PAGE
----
Matthew Dellavedova — The Cavaliers can’t let him go, he’s one of the most popular players on the team plus provides some feistiness on the court. He and the Cavs were reportedly getting close to a deal, but nothing is official yet.

Here’s a bonus 16th guy, just for fun:

Darrell Arthur — He’s a solid defender that a lot of teams might want to add at the four spot, plus he plays a smart game (well, except for taking more jumpers than he should). Talks with him should start to heat up as teams miss on other targets.

Suns GM: Trading their first-round pick is ‘something we’re more open to than in the past’

Lon Babby, Ryan McDonough

The Suns finished up a disappointing year four games under ,500 in the standings, and out of the playoffs for the fifth straight season.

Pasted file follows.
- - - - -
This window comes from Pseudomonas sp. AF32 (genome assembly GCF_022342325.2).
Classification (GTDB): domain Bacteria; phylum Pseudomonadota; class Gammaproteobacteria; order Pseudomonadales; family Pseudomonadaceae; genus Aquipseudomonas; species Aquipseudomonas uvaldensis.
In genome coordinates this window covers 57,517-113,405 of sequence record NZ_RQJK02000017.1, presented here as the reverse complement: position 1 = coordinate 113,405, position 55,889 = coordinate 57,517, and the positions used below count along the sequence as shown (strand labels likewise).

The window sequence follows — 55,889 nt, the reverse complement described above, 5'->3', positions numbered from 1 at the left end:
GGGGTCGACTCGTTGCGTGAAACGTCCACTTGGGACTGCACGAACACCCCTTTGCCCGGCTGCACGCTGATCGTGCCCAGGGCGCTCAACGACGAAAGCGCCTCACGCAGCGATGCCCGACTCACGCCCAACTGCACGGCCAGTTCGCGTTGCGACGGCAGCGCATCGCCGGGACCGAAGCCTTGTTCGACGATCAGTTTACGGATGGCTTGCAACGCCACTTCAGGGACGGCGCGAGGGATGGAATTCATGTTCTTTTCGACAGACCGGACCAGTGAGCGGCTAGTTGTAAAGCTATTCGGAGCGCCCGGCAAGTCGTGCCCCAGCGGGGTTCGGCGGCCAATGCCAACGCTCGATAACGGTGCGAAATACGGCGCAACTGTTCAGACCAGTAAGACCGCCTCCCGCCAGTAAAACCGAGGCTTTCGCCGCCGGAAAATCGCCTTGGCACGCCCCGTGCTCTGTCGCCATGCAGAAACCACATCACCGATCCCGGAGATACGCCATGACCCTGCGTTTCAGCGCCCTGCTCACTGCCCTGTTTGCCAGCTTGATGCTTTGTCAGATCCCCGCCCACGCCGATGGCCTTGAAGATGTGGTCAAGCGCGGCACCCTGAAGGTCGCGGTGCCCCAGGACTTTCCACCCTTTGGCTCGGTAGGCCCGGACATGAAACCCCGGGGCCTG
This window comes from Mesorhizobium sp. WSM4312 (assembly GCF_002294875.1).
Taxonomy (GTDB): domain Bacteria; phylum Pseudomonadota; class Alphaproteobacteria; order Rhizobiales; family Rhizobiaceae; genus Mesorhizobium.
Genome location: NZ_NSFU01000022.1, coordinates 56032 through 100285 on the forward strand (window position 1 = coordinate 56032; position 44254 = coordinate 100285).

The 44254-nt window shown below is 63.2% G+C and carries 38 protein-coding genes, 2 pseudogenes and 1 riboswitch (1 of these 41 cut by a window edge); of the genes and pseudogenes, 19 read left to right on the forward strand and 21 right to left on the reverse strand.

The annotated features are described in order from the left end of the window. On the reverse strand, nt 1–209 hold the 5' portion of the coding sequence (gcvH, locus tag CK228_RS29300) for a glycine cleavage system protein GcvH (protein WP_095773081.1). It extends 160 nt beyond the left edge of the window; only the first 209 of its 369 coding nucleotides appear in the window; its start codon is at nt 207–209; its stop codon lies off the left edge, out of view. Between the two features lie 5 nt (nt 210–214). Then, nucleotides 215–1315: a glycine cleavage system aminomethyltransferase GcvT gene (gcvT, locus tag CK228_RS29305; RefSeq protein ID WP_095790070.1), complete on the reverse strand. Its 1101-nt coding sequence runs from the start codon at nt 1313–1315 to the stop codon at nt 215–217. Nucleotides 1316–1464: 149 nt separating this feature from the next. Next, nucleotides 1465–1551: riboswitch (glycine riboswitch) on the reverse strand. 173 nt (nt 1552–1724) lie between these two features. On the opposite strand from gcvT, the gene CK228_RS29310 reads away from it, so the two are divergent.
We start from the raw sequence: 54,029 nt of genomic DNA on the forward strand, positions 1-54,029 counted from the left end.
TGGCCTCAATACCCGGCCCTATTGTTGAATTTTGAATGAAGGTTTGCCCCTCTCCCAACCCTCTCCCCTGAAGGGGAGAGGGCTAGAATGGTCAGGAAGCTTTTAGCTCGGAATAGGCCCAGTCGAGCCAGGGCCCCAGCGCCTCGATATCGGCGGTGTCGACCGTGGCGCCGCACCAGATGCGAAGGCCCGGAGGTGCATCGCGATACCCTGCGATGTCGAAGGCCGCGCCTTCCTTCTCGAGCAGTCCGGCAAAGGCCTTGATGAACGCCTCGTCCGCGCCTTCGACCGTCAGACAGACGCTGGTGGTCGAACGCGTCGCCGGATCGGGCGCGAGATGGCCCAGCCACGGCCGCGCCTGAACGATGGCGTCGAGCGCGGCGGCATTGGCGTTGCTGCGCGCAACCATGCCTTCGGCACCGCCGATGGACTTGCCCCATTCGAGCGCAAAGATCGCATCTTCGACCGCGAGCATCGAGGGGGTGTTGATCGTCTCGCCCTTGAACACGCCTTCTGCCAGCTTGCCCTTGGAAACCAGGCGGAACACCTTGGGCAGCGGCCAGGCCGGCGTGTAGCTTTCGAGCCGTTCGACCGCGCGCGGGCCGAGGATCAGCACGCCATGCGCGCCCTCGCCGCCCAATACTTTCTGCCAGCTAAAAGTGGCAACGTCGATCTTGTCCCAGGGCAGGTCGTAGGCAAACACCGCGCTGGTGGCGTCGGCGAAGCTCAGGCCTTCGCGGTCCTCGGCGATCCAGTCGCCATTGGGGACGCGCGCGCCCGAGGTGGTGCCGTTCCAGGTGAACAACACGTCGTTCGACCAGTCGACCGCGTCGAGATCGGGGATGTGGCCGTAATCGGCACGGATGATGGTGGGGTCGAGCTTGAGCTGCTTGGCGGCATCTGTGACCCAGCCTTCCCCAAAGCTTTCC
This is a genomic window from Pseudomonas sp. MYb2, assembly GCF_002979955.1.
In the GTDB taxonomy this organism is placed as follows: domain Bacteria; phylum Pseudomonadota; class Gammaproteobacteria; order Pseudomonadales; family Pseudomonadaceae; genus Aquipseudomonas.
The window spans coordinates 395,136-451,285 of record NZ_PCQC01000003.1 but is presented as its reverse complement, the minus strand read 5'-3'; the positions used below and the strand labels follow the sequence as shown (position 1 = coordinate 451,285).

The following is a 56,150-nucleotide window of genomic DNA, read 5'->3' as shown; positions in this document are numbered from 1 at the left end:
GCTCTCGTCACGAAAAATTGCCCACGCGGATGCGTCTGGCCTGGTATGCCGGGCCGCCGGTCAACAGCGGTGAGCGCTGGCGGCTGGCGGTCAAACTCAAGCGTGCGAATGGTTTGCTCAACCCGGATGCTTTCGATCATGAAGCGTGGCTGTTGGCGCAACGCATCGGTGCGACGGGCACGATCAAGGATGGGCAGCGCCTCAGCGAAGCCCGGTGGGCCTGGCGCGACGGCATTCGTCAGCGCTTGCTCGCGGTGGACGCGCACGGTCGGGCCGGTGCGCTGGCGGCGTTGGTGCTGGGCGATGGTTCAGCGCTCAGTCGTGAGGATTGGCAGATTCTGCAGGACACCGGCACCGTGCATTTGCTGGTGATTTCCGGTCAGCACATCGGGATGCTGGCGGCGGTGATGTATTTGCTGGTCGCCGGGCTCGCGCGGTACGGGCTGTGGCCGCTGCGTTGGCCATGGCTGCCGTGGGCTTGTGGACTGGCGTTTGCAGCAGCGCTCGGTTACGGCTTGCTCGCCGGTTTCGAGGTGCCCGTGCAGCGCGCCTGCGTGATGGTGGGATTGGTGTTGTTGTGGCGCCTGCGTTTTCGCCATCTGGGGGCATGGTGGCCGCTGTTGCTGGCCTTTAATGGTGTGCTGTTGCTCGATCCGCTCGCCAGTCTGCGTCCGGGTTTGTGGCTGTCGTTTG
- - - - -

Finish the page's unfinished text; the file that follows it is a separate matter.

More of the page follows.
Phoenix partly has itself to blame, after making a series of midseason trades which essentially blew up the roster. Goran Dragic and Isaiah Thomas were sent packing, while Brandon Knight, Marcus Thornton and Danny Granger were added — though it remains unclear if any of them will still be with the team next season.

The draft will be important for the Suns, but perhaps only in terms of what may be available to them in trade when that time comes. The roster is a mess right now, and adding more young players wouldn’t appear to be the answer on the surface — which is why the team may be more open to trading its lottery pick than in years past.

From Paul Coro of the Arizona Republic:

“As a non-playoff team, I think you need help everywhere,” [Suns GM Ryan] McDonough said. “So we’ll take the best player, even if that goes against what some people think we should do in terms of conventional wisdom. I think, unless you’re a championship-level team, you always take the best available player. Our philosophy is if he’s better than the guys who are on your current roster, maybe he beats him out and you move one of the guys on your current roster. I think some mistakes, in the history of the draft, are made drafting for saying, ‘Oh, we need this. Let’s do the best player who does whatever.’ When you draft that guy, you tend to reach sometimes.” …